All flesh is grass,
and all its glory is like the flower of the field.
The grass withers, the flower fades,
but the word of our God will stand forever.
The transience of life, with all its toil and tribulations, brings into focus the biblical significance of time.
No sooner does man begin his life on this earth it is taken away. Despite all his earthly success and glory, confronted with the relentless passage of time, the ancient Hebrew King exclaimed,
All is vanity. What does man gain by all the toil at which he toils under the sun? A generation goes, and a generation comes, but the earth remains forever.
The impermanence and brevity of life, in view of God’s permanence, caused Moses to cry, “Teach us to number our days, that we may gain a heart of wisdom” (Ps. 90:12).
This also ought to be our cry. Contrary to humanistic naturalism, human history is not the product of a mindless process but the progressive unfolding of God’s eternal purpose, imbuing every individual life with significance and meaning. Time and history, rather than being tyrannous or futile, are the arena for man’s participation in the accomplishment of God’s original creation purpose for shalom—an earth cultivated and governed by the knowledge of God. Time is our most valuable resource. We do not know how many days we have been granted, but we are apportioned them to steward wisely. How we invest our time – the minutes, hours, days, weeks and years – forms the substance of our life.
In the pandemonium of contemporary life, with its myriad distractions clamoring for our attention and time, Paul’s warning is pertinent:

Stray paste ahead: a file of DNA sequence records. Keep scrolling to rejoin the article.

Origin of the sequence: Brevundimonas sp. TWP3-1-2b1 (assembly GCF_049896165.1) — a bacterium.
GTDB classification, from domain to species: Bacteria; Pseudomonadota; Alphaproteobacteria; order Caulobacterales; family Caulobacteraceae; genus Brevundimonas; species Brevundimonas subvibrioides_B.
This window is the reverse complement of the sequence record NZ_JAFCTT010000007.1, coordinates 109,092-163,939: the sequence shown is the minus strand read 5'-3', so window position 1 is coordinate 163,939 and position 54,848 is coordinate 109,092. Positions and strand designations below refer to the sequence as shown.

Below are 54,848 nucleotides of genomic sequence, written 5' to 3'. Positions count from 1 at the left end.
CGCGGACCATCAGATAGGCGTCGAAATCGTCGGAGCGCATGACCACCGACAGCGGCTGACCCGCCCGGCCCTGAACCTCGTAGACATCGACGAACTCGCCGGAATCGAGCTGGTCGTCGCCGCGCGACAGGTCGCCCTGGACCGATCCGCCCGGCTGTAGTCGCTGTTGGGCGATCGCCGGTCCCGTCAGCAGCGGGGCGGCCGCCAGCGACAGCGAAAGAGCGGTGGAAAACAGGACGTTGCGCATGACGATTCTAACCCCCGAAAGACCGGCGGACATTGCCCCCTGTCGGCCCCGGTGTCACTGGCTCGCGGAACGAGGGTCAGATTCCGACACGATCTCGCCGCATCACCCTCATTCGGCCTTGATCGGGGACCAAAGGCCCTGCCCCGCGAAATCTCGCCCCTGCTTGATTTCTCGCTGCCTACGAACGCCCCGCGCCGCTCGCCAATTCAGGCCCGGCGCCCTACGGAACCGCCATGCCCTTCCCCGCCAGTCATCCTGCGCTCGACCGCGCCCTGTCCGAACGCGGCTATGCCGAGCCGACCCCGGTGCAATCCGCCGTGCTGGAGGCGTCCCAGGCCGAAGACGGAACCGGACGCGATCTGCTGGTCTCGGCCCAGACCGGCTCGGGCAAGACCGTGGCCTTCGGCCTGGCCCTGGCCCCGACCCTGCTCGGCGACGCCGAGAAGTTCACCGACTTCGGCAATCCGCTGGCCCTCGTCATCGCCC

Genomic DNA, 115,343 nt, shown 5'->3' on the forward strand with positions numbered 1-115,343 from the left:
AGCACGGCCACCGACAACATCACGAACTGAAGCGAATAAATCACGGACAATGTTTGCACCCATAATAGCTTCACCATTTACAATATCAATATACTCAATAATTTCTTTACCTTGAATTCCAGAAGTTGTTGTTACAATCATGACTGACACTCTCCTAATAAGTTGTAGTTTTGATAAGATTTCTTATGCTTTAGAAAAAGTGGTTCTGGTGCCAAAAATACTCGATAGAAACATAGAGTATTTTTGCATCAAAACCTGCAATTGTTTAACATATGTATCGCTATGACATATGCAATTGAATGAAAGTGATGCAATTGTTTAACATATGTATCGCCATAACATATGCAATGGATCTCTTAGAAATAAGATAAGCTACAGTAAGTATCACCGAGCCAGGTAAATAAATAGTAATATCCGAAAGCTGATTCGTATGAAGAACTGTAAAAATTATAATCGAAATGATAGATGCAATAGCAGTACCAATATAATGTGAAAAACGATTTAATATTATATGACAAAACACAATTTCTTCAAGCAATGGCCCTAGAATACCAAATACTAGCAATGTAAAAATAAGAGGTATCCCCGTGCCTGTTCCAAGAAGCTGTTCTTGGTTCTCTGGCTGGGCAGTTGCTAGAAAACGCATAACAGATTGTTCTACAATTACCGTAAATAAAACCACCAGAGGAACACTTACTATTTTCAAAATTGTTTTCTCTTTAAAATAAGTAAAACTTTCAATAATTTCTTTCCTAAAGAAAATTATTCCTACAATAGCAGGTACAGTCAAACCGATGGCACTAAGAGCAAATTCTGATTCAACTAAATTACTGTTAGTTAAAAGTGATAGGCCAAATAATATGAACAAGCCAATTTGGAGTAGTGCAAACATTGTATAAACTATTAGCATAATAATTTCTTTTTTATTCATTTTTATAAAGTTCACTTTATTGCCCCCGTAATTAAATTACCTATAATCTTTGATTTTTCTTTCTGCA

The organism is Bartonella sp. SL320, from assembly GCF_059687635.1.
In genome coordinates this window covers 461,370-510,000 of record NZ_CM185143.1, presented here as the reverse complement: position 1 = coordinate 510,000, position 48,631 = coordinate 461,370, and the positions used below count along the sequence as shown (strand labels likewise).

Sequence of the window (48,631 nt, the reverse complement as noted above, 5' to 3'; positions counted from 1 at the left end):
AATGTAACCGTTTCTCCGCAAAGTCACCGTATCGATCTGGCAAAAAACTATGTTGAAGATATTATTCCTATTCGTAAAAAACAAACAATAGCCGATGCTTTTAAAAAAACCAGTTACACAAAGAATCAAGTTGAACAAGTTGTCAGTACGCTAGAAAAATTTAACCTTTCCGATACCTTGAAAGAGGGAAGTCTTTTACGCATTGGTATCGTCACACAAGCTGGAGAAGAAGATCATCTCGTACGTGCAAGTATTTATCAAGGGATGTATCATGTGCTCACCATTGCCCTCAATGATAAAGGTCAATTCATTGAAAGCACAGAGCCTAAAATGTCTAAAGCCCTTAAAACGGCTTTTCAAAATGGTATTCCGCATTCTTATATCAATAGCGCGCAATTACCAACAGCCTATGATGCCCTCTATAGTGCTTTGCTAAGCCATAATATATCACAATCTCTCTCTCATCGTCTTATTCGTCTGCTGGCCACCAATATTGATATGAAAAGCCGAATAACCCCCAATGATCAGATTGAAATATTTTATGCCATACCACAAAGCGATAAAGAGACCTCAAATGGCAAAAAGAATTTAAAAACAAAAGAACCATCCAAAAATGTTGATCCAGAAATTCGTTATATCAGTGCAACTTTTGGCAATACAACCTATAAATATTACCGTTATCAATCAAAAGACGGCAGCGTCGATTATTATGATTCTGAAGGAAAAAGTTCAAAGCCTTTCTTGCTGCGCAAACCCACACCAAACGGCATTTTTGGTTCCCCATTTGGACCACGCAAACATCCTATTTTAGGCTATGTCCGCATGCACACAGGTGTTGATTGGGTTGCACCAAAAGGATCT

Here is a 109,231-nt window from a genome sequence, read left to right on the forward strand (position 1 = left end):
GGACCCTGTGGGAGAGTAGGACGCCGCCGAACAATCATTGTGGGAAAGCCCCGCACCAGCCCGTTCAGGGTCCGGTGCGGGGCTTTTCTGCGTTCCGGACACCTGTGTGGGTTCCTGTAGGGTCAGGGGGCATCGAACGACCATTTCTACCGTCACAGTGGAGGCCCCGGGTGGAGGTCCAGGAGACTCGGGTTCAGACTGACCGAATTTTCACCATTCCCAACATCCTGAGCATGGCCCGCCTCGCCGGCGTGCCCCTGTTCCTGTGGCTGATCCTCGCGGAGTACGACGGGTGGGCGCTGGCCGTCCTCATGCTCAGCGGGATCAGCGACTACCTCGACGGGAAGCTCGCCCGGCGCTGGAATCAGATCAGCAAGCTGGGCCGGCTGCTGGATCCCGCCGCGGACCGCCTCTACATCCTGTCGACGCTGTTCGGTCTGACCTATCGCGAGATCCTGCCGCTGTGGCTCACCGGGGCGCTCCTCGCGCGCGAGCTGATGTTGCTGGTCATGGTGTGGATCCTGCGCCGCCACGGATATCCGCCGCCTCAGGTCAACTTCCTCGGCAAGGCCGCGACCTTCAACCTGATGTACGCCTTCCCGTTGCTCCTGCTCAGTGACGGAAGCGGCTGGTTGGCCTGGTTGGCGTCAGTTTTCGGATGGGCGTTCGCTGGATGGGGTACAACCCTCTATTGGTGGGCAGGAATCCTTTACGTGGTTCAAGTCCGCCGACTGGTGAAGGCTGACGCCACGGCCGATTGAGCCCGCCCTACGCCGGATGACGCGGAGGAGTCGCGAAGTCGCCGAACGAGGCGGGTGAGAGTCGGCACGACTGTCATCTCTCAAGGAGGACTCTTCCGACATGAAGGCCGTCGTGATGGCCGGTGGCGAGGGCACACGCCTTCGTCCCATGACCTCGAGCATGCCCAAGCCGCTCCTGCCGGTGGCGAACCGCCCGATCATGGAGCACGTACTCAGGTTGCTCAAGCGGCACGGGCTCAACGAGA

Look carefully then how you walk, not as unwise but as wise, making the best use [exagorazo] of the time, because the days are evil [poneros]. Therefore do not be foolish, but understand what the will of the Lord is.
By this, Paul is not saying that the essential character of time is ‘evil’— rather poneros carries the sense that our experience of time is calamitous or grievous. It is marked with the pain of living in a fallen and fractured world. The word is derived from a root meaning ‘toil’, alluding to the effect of Adam’s disobedience—the ground is now cursed and humankind will encounter nothing but difficulty in its labours (Gen 3:17-19). Man’s dominion purpose, through his own resistance to God, is now in turn resisted through the physical world.
Even so, in Christ, as the Last Adam and Second Man, man is reestablished in his dominion purpose, whereby his labours in obedience to God are no longer resisted and futile but are meaningful and redemptive—serving the accomplishment of God’s original creation purpose for his kingdom on earth.
Significantly poneros also carries the thought of moral culpability. We are morally responsible for the days we are given on this earth—as to whether we have used them in resistance to God’s purpose or in surrender to it. Thus we are to be wise, ‘buying up’, ‘rescuing from loss’, and ‘redeeming time’ (exagorazo). How do we do this? By “understanding what the will of the Lord is”.